Located 40 km from Chaumont, the prefecture of the department, the village of Bourmont takes place in Haute-Marne, in the heart of the Grand-Est region. Delegated commune of Bourmont-between-Meuse-and-Mouzon, it is not far from Pisces.
Ancient medieval village, Bourmont appears in the history from the twelfth century. At that time, Via Agrippa, a Roman road from Lyon to Trier, crossed it, thus enabling it to trade with its neighbors in the north and in Italy. Strongly affected by the wars of religion, the village strengthened its ramparts in the sixteenth century before being attached to the kingdom of France in the seventeenth century. Bourmont saw its apogee a century later, before seeing its economy declined with the industrialization of the nineteenth century.
Spared by the two world wars of the twentieth century, the municipality has retained an ancient built heritage that still attracts visitors to the region.
Inscribed in the Historic Monuments, the promenade of the Conna consists of a large alley of lime trees from the middle of the eighteenth century. The whole is decorated with a calvary built soon after and of a Virgin installed here to commemorate a duel.
As you walk through the village, be sure to admire the house of the Bailly, a Renaissance building from the 16th, 17th and 18th centuries. The oldest mansion in the village, it has three parts visible from the outside: the main house with very beautiful gargoyles bearing coats of arms, the wing on the street of the colonel of Baudel, and the old Vatelottes school. The latter has been greatly altered in its upper parts and has long been used as a school for girls.
Opened in the 17th century, the former convent of the Annonciades took place at the time in a group of buildings bequeathed by Gabrielle de l'Isle and her husband Henri de Roncourt. The oldest part dates from the 16th century, it is the old personal house of Gabrielle de l'Isle. One can still admire the chapel, whose facade, remodeled in the 18th century, is typical of the regional style of southern Lorraine, as well as a well erected with the tombstones of former sisters.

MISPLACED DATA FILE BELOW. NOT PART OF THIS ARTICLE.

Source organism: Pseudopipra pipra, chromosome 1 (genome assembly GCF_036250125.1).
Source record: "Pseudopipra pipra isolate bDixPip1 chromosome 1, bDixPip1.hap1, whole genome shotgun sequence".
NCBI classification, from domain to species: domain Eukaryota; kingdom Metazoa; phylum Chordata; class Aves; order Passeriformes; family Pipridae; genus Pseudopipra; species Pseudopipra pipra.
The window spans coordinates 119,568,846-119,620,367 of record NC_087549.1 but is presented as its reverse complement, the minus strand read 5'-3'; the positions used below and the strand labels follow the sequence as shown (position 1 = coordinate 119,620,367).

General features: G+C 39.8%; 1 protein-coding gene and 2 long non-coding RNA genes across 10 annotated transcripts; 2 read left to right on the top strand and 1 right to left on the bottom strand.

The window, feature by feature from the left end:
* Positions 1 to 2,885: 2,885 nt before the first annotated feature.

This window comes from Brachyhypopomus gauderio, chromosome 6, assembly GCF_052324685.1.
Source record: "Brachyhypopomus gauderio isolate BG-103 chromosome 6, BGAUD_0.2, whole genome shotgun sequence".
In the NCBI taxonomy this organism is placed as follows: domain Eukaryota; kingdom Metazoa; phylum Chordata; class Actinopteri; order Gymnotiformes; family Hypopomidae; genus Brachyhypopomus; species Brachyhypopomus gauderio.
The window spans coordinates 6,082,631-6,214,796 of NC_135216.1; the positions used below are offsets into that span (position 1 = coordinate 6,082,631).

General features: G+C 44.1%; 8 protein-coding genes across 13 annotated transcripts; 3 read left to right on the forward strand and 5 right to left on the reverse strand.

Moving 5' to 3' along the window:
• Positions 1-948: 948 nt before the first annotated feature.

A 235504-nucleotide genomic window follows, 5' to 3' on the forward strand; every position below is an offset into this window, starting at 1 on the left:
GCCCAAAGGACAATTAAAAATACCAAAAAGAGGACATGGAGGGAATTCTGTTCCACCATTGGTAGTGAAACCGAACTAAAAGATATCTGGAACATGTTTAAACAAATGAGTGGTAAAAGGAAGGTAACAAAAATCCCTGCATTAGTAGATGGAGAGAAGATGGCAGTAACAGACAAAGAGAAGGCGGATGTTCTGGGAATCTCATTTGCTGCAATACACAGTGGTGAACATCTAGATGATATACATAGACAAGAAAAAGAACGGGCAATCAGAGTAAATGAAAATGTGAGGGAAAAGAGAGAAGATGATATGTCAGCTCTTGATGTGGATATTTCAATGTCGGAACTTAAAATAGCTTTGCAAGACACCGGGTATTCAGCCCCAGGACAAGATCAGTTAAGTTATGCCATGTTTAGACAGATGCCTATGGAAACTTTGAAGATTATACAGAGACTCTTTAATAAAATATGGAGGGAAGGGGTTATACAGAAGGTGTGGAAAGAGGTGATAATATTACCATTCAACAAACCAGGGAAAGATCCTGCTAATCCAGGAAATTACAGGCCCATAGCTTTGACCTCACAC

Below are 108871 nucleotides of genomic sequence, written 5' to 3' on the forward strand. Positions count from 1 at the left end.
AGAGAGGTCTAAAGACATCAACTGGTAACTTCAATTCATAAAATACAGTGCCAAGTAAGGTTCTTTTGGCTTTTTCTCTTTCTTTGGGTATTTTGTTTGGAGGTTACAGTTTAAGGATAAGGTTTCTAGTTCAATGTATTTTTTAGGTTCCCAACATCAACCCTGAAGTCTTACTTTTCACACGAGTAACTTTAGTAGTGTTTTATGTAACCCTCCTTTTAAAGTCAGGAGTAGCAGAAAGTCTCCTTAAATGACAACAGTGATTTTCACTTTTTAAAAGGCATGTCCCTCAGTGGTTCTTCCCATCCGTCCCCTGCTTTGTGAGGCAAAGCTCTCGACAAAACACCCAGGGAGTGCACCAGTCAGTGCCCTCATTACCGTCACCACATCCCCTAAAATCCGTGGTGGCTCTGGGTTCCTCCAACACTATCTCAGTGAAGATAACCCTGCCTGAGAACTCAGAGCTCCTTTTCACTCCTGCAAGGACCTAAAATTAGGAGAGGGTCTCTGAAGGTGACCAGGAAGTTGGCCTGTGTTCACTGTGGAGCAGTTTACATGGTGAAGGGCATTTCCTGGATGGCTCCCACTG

Built in the middle of the 19th century, the Saint-Joseph church replaces the Notre-Dame collegiate church of the 18th century. You can discover gothic Neo-Gothic panels, while inside you can admire sculptures by Charonnot. A Limoges enameled way of the cross also circles the building. The building has, however, preserved the portal of the original church of the twelfth century, under the choir of the present monument.
The church of Notre-Dame dates from the 18th century and was used to welcome the former canons of the Mothe-Bourmont. From its square, which serves as starting point for the promenade of the Conna, one benefits from a unique point of view on the valley of the Meuse. Very bright inside, it also reveals a very beautiful marble altar.
Situated at the foot of a cliff equipped for climbing and ruins of the end of the 18th century, the park of the Rocks is a place of walk very appreciated to Bourmont. Picturesque, the site reveals an almost wild nature in a romantic and unique atmosphere.
Do not miss, during the visit, to pass through the Faubourg de France. This neighborhood, which connects Bourmont to Saint-Thiébault, was built between the eighteenth and nineteenth century according to the wishes of Duke Leopold. You can discover buildings of different sizes and aligned, with staggered gables that give an original appearance to the whole.
Housed in the old private mansion of the Bois de Provenchères, the current town hall is worth a detour. The stone facade is not lacking in charm, as is the inner courtyard at the foot of a limestone cliff.
Several marked hiking trails suitable for all levels allow you to discover the built heritage of Bourmont and the local fauna and flora.